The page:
This past Sunday’s gospel begins with a very strange idea – very central to our faith: “Just as Moses lifted up the serpent in the desert.” In the original story, “The people spoke against God . . . . Then the LORD sent fiery serpents among the people, and they bit the people, so that many people of Israel died” (Numbers 21:5-6). God sent punishment – and it was by their acceptance of that punishment, by looking on the serpent that killed them, that they were saved.
Our Sunday readings help us to understand this strange dynamic, and what it reveals to us about Christ and Christianity. And by teaching us the saving value of punishment, these readings give us not only a preview of Good Friday, but also a glimpse of what we are about in our Lenten penance.
The first reading, from the very end of the Chronicles of Israel, summarizes the exile. “Early and often did the LORD, the God of their fathers, send his messengers to them, for he had compassion.” But for the wickedness of the people, “there was no remedy.”
So God gave them the Exile: the Babylonians destroyed their city and their kingdom, and “Those who escaped the sword were carried captive to Babylon.”
The prophet nicely sums up the drama of sin: “Until the land has retrieved its lost sabbaths, during all the time it lies waste it shall have rest.” The people had refused to give up their projects, to set aside their work for the Lord’s day. So God set their work aside for them.
But then, beyond all expectation, “Thus says Cyrus, king of Persia: All the kingdoms of the earth the LORD, the God of heaven, has given to me, and he has also charged me to build him a house in Jerusalem, which is in Judah. Whoever, therefore, among you belongs to any part of his people, let him go up, and may his God be with him!”
The Lord takes away, and then the Lord gives back. There is absolutely nothing Israel does to gain this redemption: they do not earn it, and they do not fight for it themselves. It is purely miraculous.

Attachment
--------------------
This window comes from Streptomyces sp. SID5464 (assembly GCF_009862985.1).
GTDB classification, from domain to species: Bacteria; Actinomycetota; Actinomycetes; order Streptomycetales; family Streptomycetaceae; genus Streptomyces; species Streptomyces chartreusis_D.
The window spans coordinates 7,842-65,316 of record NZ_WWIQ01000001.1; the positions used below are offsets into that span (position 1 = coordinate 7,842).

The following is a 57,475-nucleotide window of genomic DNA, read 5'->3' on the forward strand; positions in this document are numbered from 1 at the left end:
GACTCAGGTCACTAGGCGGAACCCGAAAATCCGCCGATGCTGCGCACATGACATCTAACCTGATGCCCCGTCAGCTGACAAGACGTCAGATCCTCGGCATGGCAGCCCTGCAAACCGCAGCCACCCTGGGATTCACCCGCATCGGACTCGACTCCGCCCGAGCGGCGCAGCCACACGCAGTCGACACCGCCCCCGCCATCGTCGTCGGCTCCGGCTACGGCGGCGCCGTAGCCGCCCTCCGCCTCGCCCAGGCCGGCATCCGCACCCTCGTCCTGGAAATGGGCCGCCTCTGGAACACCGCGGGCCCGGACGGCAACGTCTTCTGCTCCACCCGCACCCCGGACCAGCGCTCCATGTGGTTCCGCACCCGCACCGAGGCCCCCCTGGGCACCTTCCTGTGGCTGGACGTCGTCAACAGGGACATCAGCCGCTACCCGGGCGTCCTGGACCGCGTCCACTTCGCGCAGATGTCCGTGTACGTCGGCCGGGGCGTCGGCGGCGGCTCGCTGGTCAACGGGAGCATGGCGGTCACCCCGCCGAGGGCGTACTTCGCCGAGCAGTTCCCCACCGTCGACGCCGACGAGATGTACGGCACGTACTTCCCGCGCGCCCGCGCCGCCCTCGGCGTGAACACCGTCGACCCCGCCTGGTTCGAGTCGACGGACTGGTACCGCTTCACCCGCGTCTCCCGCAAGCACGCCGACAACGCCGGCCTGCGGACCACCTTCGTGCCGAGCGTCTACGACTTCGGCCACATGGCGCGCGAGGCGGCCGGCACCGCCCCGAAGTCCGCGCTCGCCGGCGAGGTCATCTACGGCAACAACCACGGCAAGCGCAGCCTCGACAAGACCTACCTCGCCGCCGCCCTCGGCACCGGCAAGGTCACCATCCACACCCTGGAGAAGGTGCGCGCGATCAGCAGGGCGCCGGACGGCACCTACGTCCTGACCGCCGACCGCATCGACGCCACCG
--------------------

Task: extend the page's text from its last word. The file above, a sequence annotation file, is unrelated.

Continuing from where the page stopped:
Our reading from Ephesians puts this drama into the language of the interior life: “God, who is rich in mercy, because of the great love he had for us, even when we were dead in our transgressions, brought us to life with Christ — by grace you have been saved.”
Sin is death: death for the land, death for the kingdom, death for our souls. And there is no natural resurrection from that death, no possible way for the sinner to become just. Christianity is not about trying harder. It is about resurrection: a miracle.
“By grace you have been saved . . . and this is not from you; it is the gift of God; it is not from works, so no one may boast.” The Israelites cannot pat themselves on the back when Cyrus rebuilds their temple – nor have we anything to boast about when Christ saves us by grace.
Yet we are truly saved: “we are his handiwork, created in Christ Jesus for the good works that God has prepared in advance.” It’s not that good works don’t matter. It’s that the good works are a gift: just as God created us without any contribution from us, so he makes us good as a pure gift. And so, just as we do truly exist even though we are not responsible for our existence, so we truly become good, even though we did not make ourselves good.
“Just as Moses lifted up the serpent in the desert,” says our Gospel, “so must the Son of Man be lifted up, so that everyone who believes in him may have eternal life.”
“By grace you have been saved through faith,” says our reading from Ephesians.
Faith is the recognition that we are saved by grace. That recognition matters; it is the foundation of our holiness. This is the lesson the people learn in the Babylonian exile: they learn that salvation is God’s free gift. It is the lesson Moses’s people learned in the desert: we need God, and God wants to save us.
And it is the lesson we learn on Good Friday: the wages of sin are death. We are dead because of our sins. “People preferred darkness to light, because their works were evil.” The Cross is our lot.
But when we look to the Cross, we find God there, “who is rich in mercy,” and who will bring us new life.
Lenten penance is not about trying out works righteousness; it’s not about how if we just try harder, we can save ourselves. It is, rather, about learning the depths of our sin, the depths of our foolishness, and longing for Christ to come and bring us to life.
How is this Lent teaching you about your own “preference for darkness,” your own need for Christ?